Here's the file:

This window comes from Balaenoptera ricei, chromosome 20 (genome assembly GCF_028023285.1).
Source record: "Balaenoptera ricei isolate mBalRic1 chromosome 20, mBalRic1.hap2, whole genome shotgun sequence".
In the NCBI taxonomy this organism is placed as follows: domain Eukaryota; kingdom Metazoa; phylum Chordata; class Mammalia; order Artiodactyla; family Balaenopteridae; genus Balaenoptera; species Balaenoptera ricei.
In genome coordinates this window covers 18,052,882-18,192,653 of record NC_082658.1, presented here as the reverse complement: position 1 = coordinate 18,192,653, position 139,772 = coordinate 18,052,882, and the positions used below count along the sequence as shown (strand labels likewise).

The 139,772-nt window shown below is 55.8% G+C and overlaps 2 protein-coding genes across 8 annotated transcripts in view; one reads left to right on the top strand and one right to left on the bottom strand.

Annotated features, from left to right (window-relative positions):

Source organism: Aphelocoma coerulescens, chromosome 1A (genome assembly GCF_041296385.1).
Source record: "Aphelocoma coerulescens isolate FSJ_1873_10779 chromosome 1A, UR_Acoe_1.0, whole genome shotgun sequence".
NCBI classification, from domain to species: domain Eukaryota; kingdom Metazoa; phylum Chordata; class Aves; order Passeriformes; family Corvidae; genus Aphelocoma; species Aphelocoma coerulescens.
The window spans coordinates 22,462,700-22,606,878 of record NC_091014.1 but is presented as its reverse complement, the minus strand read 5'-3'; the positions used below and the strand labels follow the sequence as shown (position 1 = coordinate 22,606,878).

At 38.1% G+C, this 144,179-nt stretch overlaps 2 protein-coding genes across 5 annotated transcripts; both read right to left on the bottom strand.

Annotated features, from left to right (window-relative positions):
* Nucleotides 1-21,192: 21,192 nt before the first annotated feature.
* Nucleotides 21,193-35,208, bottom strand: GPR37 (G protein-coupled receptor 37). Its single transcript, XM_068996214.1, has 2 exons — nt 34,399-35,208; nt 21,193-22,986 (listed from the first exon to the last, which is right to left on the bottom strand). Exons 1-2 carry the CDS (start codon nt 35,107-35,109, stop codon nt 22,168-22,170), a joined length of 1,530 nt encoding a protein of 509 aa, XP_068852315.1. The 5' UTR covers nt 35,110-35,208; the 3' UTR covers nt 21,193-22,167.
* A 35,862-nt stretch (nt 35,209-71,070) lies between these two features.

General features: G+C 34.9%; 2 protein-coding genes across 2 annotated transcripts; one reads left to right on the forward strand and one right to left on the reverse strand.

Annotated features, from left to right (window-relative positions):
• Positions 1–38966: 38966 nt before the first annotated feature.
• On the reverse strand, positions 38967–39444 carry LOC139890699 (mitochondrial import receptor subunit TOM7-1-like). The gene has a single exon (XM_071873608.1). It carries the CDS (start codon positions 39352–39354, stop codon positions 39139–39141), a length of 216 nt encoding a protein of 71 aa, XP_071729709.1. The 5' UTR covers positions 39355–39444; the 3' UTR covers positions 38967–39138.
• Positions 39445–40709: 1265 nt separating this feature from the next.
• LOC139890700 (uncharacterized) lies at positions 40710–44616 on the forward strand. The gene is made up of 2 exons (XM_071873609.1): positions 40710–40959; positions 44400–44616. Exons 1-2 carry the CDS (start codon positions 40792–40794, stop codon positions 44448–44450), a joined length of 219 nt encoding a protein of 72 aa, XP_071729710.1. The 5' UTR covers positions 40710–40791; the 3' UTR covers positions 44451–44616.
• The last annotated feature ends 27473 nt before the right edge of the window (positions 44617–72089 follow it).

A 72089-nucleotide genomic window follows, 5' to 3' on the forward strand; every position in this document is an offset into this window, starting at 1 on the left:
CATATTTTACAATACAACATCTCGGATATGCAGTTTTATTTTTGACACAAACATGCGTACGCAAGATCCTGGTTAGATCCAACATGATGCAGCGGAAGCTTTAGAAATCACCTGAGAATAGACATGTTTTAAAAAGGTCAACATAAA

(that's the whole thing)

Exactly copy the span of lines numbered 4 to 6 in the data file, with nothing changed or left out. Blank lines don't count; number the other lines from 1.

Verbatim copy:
In genome coordinates this window covers 18,052,882-18,192,653 of record NC_082658.1, presented here as the reverse complement: position 1 = coordinate 18,192,653, position 139,772 = coordinate 18,052,882, and the positions used below count along the sequence as shown (strand labels likewise).

The 139,772-nt window shown below is 55.8% G+C and overlaps 2 protein-coding genes across 8 annotated transcripts in view; one reads left to right on the top strand and one right to left on the bottom strand.

Annotated features, from left to right (window-relative positions):